John Grindrod: Christmas morning, when the magic happens

There is so much to appreciate during the Christmas season. And, like many of you, I’m certain, much of that appreciation revolves around the memories of Christmas mornings. Each Christmas which I’m blessed to experience I always think back on one of my earliest Christmas mornings, the one when Santa was indeed in the house.

It was in Oak Lawn, a Chicago suburb southwest of the city of my birth, a Christmas morning moment when, for the first time in a life that had only tallied a little over six years, that I truly experienced the magic of Christmas.

As for the incident, well, it involves what, or, to be more precise, what I, or, to be more precise, who I saw when I snuck out of bed in the wee hours of a Christmas morning after being tucked away hours earlier, for a change, far more easily than I ever approached repose at the end of any other day of the year. After all, on Christmas Eve, what kid would ever fight to stay up after hearing the tried and so very true parental admonition that Santa surely never comes until all in the house are slumbering. Of course, every true believer in St. Nick has such a powerful curiosity about the machinations that unfold on that magical night, and I surely wasn’t the first to sneak out of bed to try to catch a glimpse of The Jolly One in the house dropping off the goods.

While Mom and Dad and big sis Joanie wrapped themselves in the arms of Morpheus, I tiptoed down the short hallway from my bedroom in the back of the house, crouched down and peered into what was called in those days the front room. There, I saw a short squat figure right by the tree. In a room illuminated only by the shaft of a streetlight coming through the picture window, I thought he looked a lot shorter than he did when my mom took me downtown to see him at Marshall Field’s weeks before. Got to be him, though, I thought.

I instantly got that rush of excitement and sensation in the pit of my, at that time, very small stomach. As any kid knows, should Santa ever see that he’s being watched by a young set of eyes, that adversely impacts the gift count.

So I silently made my way back to my room, elated that I’d seen THE MAN, and slid back into bed, thinking to myself, hmmm, I wonder if I’m the first ever to catch Santa while he’s working! I knew following Christmas vacation, once I headed back to join my first-grade mates at St. Christina Elementary School, I’d be the one who’d have the best Christmas story to tell.

The next morning when I came down the hall far faster than hours before when I’d crept so silently and burst into the room, the first in my family to do so, I gazed at that live Christmas tree, an absolute must in 1958, and the gifts that surrounded it, with my eyes drawn to one item in particular.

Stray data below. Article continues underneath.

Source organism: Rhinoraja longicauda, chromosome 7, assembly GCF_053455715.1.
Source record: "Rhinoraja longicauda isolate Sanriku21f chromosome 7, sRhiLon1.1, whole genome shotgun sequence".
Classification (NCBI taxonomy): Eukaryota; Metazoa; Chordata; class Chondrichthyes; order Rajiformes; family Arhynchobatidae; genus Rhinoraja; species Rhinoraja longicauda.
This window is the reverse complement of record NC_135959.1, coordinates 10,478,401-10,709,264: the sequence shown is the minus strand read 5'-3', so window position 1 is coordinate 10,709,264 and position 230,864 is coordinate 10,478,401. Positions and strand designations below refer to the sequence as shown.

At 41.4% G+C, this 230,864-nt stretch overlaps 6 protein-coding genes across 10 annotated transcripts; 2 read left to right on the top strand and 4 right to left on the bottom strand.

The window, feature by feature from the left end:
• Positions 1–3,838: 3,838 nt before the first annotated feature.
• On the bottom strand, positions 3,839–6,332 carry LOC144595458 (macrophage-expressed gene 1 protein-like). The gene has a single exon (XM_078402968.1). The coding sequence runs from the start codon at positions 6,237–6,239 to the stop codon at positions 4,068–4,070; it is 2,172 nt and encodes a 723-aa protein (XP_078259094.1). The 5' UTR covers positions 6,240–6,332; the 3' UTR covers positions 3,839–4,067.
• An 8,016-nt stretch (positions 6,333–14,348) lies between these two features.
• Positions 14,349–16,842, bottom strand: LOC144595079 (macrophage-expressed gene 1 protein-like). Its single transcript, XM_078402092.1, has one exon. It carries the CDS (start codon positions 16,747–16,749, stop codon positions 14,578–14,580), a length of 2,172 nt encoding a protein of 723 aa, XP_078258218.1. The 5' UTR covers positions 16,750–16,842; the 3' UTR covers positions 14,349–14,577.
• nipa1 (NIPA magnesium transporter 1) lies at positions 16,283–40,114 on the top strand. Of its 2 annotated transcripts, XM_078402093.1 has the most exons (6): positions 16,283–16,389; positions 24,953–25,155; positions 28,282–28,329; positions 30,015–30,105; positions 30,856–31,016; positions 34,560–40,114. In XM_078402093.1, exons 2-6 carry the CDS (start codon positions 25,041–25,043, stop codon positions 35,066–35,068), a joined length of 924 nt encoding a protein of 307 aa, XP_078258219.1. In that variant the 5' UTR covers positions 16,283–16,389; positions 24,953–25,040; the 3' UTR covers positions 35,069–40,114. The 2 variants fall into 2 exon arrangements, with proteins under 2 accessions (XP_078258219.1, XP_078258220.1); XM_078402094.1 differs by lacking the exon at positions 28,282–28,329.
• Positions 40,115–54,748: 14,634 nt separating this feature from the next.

It was something, I’m sure, that was deemed impossible to wrap, a short squat inflatable Bozo punching bag, one of the ones with a sand pouch on the bottom so that when little guys punched the clown’s face, Bozo would pop back up regaining verticality, ready for another lick in the chops.

Of course, it was a different era back then, a time when many parents thought nothing of buying their boys cap guns, bows and arrows and toys such as those Bozo inflatables so they could practice balling up their little fists and deliver some socks right in, what my dad used to call, the kisser. I think in my mom and dad’s case, the discussion before purchasing such an item, one which was probably Dad’s idea, ended with their mutual agreement that any time I spent punching Bozo was less time punching my sister.

As soon as I saw Bozo and, of course, delivered the first of many socks right square in that big old red proboscis, I realized the pure adrenaline I felt peering around the corner from the hallway hours before when I thought I’d seen the Jolliest of Elves in the house was a rush I should have saved for a more genuine moment. Yes, at that Christmas morning moment, I realized then that a Santa in a darkened hall an hour or so after midnight, by dawn’s early light becomes a Christmas clown.

You know something? That may have been the earliest indication that I probably wouldn’t quite ever have the SAT scores to get into Harvard. I mean, even at six, I surely should have known the real Santa would be a whole lot taller than three feet!

Enjoy this very special morning with those you cherish, and I’ll check back in with you shortly after the old man that is 2022 slinks out of the room, hopefully taking with him a whole bunch of inflation and tanking financial markets and the first cries of a much happier 2023 baby is heard.

Merry Christmas to all, and to all a good day.

John Grindrod is a regular columnist for The Lima News, a freelance writer and editor and the author of two books. Reach him at [email protected]